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April 2004

Lenore's New Blog

Good news for the conversation about philanthropy. Lenore Ealy, of The Philanthropic Enterprise, now has a blog. Hope others in her network of conservative or libertarian academics, thinkers, givers and theorists will follow suit. In blogs you just can't talk ex cathedra, or walk off in a huff, when your dignity is challenged. There are so many insubordinate questions that need to be asked about money in our society, altruism, intellect, governance, freedom and liberty, about who pays for what how, and at what cost, personal, social and spiritual. Welcome to Bloggerville, Lenore!

Now, if we could just get Rick Cohen of National Committee on Responsive Philanthropy, or Steve Johnson of TPI, to blog. What a lively time we could have.

Drake Zimmerman

I have had two long conversations by phone with Drake Zimmerman who has signed up for the Open Space Giving Conference in Chicago in July. Drake's firm, in Normal, Illinois, manages nearly $100 million of his client's money. With an MA in languages, along with a long list of financial, legal, and estate planning credentials, Drake sees his role as that of a "translator," who connects people's money with their meaning. Drake prefers to work with clients whose values he shares, and that includes a commitment to giving. We can all give, Drake believes, in ways big or small. By planning our finances in light of our ideals, we can a bigger difference more effectively, while meeting our many other obligations.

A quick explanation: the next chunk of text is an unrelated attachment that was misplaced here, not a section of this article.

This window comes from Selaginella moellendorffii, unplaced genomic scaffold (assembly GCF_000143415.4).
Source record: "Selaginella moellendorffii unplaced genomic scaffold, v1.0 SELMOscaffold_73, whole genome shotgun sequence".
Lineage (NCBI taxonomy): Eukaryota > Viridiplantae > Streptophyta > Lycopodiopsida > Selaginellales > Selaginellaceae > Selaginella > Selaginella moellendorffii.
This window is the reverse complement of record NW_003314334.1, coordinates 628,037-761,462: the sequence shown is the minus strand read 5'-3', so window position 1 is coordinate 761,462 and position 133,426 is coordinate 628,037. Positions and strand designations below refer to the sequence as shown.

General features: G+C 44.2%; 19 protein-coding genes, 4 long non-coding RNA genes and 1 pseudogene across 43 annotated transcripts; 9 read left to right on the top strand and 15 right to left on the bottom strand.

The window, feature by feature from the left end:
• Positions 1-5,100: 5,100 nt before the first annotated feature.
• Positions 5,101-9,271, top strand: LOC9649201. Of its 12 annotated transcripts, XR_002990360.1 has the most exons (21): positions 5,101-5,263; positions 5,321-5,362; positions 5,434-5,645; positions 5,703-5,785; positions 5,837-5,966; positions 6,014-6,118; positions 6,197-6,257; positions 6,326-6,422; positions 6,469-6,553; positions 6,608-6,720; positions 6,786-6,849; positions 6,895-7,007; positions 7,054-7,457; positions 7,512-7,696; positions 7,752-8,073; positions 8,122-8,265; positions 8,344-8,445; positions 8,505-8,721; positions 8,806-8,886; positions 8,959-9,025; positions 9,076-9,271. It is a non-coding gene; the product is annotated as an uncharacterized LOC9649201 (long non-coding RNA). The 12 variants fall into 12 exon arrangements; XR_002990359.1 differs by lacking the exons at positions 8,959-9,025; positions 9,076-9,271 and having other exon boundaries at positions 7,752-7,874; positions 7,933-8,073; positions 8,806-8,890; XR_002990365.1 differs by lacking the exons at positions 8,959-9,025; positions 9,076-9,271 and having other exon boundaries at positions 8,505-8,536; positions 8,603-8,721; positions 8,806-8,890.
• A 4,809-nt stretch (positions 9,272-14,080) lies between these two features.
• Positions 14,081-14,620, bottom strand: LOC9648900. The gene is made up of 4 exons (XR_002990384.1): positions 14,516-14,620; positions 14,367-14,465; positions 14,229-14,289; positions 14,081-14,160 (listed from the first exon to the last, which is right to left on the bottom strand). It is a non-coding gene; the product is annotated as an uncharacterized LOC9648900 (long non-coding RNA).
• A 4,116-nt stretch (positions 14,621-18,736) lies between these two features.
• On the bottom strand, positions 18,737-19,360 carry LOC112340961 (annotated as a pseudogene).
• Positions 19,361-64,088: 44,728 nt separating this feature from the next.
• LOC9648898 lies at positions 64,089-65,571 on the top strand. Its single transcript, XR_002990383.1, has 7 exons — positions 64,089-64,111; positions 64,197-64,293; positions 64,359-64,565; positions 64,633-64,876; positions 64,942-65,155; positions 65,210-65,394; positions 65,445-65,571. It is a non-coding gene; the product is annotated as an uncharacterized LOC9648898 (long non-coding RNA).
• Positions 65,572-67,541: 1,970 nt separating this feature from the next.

Movement as Network

Active Citizen Marty Kearns points to an interesting white paper, "Movement as Network," by Gideon Rosenblatt. A movement, on Rosenblatt's, view has three kinds of constituent organizations, linked loosely and working together, so the sum is more than the parts.

1. People-oriented groups, small or large, serving a particular constituency
2. Solution-oriented groups, outlining a problem and pushing a particular solution
3. Resource-oriented groups, that provide essential elements of the infrastructure needed by the movement

Continue reading "Movement as Network" »


Thanks to Michael Herman at globalchicago, we now have a wiki for the Open Space Giving Conference. Consult the wiki for information on registration, confirmed attendance, hotels, directions and logistics. After the conference we will post the proceedings on the wiki and I will do "color commentary" here in the hopes of stirring up an on-going conversation, while tracking the success of projects scoped out at the conference.

Michael, who will be our facilitator at the conference, has not been paid one dime. Yet he has volunteered countless hours. Giving.... He has also been a great editor/consultant in getting Gifthub going.

Professionalism in The Gift Trades

What do you think? Can we in the gift trades liken ourselves to doctors who treat patients whose politics or morals they find repugnant? Can we liken ourselves to public defenders who make a good case, even for those they know to be quilty? Can we liken ourselves to professional "voices" who write tripe for whatever party or power pays them? Is gift planning a profession, then, a job the essence of which is "rising above" controversy, of meeting each client on his or her own ground? Is it a matter of celebrating all gifts, on all sides of every rift? Or, is that the kind of professionalism we associate with those who walk the streets, peddling a simulacrum of love? Can we separate ourselves - must we? - from the causes we espouse?

Continue reading "Professionalism in The Gift Trades" »